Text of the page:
Liquid drawn from young coconuts, known as “coconut water,” is marketed as an excellent rehydration drink for endurance athletes. However, experts are now saying that it is no more beneficial than water, despite manufacturer claims of its superiority. While experts stress that coconut water is completely safe, hydration claims should be carefully evaluated. Coconut water was not found to contain high amounts of electrolytes, which are sodium compounds that are essential in the hydration process.
“They are certainly safe, but if you are counting on them for serious rehydration, you should either pick them very carefully or look elsewhere,” said Dr. Todd Cooperman of consumerlab.com, which investigates health claims of products such as vitamins.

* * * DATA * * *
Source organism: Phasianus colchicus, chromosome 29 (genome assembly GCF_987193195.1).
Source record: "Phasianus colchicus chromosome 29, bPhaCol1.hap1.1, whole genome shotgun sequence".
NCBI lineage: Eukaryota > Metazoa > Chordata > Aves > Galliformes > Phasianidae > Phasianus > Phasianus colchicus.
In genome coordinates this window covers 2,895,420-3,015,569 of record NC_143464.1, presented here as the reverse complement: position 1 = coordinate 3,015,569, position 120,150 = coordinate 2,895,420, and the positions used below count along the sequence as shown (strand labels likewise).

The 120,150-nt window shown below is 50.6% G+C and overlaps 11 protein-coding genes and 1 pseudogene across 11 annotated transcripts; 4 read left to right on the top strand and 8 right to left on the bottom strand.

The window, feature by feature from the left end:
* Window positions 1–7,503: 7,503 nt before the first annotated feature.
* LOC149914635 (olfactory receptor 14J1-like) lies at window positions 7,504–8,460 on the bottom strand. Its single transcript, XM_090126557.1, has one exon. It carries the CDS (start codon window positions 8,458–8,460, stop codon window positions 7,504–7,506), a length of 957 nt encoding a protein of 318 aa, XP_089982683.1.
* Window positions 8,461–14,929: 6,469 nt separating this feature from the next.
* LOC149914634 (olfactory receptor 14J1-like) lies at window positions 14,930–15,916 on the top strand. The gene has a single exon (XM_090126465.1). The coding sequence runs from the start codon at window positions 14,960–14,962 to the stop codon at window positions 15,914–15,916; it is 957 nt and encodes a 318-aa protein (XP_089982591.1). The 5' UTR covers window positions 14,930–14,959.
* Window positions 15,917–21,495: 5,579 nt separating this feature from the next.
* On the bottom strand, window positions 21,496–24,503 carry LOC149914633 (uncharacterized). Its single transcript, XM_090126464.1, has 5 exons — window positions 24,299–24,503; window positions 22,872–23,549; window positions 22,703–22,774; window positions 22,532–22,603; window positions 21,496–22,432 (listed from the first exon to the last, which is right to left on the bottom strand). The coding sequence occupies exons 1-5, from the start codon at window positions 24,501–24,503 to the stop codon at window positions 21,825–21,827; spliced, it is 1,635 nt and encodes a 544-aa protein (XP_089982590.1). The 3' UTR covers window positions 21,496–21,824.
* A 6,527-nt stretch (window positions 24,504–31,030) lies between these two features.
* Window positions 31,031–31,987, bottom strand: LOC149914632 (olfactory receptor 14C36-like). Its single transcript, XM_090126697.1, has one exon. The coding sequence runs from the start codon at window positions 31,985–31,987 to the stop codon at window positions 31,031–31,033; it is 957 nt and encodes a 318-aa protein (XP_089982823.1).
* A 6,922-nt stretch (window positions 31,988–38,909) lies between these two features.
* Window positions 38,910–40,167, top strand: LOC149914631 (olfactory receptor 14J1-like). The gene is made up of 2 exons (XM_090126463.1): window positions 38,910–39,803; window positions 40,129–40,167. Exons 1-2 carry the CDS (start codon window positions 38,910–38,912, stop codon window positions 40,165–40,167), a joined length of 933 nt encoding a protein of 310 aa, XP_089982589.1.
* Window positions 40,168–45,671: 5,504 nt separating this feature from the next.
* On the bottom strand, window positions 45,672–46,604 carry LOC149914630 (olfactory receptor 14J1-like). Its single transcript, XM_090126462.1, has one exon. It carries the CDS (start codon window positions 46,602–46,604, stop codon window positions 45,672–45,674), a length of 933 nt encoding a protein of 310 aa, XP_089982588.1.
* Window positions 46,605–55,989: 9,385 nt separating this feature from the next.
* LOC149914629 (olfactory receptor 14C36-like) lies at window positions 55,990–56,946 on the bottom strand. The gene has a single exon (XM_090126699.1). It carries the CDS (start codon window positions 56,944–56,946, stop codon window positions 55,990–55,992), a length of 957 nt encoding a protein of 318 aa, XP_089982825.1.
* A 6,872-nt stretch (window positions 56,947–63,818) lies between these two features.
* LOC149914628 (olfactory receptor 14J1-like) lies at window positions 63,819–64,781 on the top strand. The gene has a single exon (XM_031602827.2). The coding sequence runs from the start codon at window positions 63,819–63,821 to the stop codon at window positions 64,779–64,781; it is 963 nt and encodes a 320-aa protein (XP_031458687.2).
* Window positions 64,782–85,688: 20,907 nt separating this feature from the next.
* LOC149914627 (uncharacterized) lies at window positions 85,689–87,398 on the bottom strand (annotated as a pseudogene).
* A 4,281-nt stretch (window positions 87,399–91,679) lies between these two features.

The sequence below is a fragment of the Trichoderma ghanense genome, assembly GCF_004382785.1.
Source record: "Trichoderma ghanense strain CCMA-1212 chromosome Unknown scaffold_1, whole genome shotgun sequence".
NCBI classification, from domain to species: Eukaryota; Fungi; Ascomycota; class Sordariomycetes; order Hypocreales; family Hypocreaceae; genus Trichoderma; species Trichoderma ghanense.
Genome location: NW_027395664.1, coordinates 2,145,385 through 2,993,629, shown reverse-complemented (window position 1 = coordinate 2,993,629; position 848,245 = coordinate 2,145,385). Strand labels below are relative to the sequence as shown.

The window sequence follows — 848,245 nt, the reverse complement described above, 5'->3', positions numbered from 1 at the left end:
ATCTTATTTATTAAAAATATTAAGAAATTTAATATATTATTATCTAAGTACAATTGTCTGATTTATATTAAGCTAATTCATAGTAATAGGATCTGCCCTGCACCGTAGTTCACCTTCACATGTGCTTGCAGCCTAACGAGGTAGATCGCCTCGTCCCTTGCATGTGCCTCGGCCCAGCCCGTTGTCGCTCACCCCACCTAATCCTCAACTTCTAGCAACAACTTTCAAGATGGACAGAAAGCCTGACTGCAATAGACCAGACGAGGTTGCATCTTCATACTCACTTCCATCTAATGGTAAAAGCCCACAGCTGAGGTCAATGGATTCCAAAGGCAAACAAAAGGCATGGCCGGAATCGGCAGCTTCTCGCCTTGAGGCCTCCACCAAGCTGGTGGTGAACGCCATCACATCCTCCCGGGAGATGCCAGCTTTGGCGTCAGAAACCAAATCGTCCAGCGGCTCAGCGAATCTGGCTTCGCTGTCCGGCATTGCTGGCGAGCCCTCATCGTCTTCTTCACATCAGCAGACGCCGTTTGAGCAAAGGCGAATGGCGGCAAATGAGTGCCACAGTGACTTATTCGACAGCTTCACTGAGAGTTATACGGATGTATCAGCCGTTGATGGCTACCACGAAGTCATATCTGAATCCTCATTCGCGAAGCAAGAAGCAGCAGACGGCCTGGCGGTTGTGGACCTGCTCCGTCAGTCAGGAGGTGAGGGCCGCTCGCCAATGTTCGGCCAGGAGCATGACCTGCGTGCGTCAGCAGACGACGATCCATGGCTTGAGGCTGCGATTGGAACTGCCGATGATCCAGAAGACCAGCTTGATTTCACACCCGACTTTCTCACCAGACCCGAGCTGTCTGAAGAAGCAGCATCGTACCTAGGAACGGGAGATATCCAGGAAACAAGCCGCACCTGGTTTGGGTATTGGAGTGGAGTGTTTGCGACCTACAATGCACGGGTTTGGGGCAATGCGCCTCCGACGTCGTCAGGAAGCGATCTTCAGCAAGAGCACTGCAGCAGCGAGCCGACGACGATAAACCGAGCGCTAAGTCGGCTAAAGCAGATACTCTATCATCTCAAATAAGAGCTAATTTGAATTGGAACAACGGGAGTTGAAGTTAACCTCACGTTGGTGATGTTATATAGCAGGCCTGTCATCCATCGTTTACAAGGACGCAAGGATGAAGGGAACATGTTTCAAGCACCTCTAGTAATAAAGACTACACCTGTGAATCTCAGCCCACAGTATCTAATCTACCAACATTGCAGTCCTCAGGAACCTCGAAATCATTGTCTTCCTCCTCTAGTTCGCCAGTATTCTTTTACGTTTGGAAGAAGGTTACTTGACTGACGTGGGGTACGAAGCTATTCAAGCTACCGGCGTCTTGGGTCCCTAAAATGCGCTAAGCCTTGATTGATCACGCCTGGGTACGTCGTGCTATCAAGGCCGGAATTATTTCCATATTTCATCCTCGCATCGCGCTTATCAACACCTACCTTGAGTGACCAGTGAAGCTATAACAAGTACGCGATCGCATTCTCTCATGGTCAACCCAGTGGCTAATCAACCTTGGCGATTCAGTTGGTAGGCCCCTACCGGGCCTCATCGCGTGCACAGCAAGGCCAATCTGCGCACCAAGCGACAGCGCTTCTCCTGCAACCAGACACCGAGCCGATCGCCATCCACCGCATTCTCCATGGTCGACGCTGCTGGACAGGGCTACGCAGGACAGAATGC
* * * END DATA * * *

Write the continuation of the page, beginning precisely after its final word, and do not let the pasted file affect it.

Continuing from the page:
“If you have water with some pretzels, you will get more sodium than with some of these products.”
A recent study analyzed the contents of coconut water, and researchers concluded that most coconut water products do not contain enough sodium and have far too much potassium. The right combination of sodium and potassium is needed to replenish lost electrolytes. Experts also urge consumers to choose products with no added sugar, and to read all product labeling carefully to ensure they’re getting what they think they’re paying for.
“Coconut water is not necessarily a better choice than regular water,” Dr. Todd Cooperman advises, “especially if you are trying to save money.”